The Moor: Lives Landscape Literature
by William Atkins
400 pages. Published by Faber, May 2014.
Reviewed by Ben Myers
If the woodlands are the lungs of the land and the rivers the veins through which the lifeblood of Britain courses, then the moors must surely be something less intangible The subconscious perhaps – that great untapped area so infrequently enjoyed or inhabited.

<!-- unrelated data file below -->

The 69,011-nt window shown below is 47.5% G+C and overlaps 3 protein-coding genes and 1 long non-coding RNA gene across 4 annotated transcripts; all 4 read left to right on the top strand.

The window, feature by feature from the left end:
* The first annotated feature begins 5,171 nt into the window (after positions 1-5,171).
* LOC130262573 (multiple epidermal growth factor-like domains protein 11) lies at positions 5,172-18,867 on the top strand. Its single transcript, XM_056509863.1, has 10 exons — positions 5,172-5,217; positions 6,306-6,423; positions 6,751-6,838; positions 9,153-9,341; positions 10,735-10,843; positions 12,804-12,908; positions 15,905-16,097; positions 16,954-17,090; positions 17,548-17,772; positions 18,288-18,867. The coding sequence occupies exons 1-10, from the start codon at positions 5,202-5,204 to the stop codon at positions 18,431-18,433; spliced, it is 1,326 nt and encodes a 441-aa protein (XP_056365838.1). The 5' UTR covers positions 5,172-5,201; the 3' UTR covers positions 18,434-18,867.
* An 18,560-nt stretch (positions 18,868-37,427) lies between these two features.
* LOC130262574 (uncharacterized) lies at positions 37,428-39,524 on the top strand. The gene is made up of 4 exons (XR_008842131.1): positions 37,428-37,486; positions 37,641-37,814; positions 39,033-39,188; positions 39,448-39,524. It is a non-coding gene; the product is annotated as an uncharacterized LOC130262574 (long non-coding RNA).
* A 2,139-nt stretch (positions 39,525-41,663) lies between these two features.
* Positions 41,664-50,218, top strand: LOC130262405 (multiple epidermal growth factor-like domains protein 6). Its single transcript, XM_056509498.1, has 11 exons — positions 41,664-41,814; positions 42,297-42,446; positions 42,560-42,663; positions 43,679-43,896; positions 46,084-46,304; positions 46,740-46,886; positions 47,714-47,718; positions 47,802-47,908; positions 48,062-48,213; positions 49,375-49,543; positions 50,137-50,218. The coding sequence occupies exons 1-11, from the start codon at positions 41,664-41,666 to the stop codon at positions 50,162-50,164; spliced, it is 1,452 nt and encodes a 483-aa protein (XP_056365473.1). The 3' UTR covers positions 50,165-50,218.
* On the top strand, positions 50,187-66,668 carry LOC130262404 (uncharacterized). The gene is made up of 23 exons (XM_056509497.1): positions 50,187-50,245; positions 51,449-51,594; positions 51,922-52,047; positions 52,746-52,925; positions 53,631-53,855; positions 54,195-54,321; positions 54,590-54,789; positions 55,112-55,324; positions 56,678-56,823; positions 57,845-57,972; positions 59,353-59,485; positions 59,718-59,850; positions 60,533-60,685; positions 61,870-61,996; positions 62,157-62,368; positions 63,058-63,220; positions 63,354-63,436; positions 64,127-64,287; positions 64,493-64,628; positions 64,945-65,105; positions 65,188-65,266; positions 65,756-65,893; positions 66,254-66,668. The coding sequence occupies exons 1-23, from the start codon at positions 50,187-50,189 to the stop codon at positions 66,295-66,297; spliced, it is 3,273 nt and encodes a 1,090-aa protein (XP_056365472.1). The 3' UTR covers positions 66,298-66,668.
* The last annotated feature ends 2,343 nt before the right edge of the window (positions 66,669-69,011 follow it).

The national psyche has it that the nothing good happens up on these damp, dark elevated places that form a backbone up through Britain. Historically the moors belong to doomed Cathy and savage, cast-out Heathcliff. To Myra and Ian, trudging through the Saddleworth sod with spade and torch and tape recorder. To cinematic American students lost in the fog as something skulks and growls, off-screen and unseen, Brian Glover’s words echoing in their ears. The moors belong to howling hounds and crime scene cordons. To soil so acidic it can corrode concrete dams and runnels, and in which nothing worthwhile (translation: consumable) can grow.